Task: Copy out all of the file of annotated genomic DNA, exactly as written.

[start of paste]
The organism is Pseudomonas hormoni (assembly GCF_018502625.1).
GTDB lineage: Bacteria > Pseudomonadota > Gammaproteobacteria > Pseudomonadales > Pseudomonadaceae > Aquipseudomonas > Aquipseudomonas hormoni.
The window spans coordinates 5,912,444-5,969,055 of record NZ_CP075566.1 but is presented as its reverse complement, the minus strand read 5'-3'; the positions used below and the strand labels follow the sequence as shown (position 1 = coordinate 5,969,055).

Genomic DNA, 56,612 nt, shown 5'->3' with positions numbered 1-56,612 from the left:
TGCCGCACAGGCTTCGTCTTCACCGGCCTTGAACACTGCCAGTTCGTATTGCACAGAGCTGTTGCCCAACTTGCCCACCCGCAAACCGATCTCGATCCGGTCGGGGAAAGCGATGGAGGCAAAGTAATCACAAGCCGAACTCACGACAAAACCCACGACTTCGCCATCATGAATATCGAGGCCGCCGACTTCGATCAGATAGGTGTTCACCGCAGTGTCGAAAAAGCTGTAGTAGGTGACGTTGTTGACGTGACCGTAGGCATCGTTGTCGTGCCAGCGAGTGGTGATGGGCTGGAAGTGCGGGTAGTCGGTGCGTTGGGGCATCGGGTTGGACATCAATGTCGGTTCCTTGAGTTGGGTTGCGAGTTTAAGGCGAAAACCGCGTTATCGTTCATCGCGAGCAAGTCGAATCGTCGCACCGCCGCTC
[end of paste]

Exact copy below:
The organism is Pseudomonas hormoni (assembly GCF_018502625.1).
GTDB lineage: Bacteria > Pseudomonadota > Gammaproteobacteria > Pseudomonadales > Pseudomonadaceae > Aquipseudomonas > Aquipseudomonas hormoni.
The window spans coordinates 5,912,444-5,969,055 of record NZ_CP075566.1 but is presented as its reverse complement, the minus strand read 5'-3'; the positions used below and the strand labels follow the sequence as shown (position 1 = coordinate 5,969,055).

Genomic DNA, 56,612 nt, shown 5'->3' with positions numbered 1-56,612 from the left:
TGCCGCACAGGCTTCGTCTTCACCGGCCTTGAACACTGCCAGTTCGTATTGCACAGAGCTGTTGCCCAACTTGCCCACCCGCAAACCGATCTCGATCCGGTCGGGGAAAGCGATGGAGGCAAAGTAATCACAAGCCGAACTCACGACAAAACCCACGACTTCGCCATCATGAATATCGAGGCCGCCGACTTCGATCAGATAGGTGTTCACCGCAGTGTCGAAAAAGCTGTAGTAGGTGACGTTGTTGACGTGACCGTAGGCATCGTTGTCGTGCCAGCGAGTGGTGATGGGCTGGAAGTGCGGGTAGTCGGTGCGTTGGGGCATCGGGTTGGACATCAATGTCGGTTCCTTGAGTTGGGTTGCGAGTTTAAGGCGAAAACCGCGTTATCGTTCATCGCGAGCAAGTCGAATCGTCGCACCGCCGCTC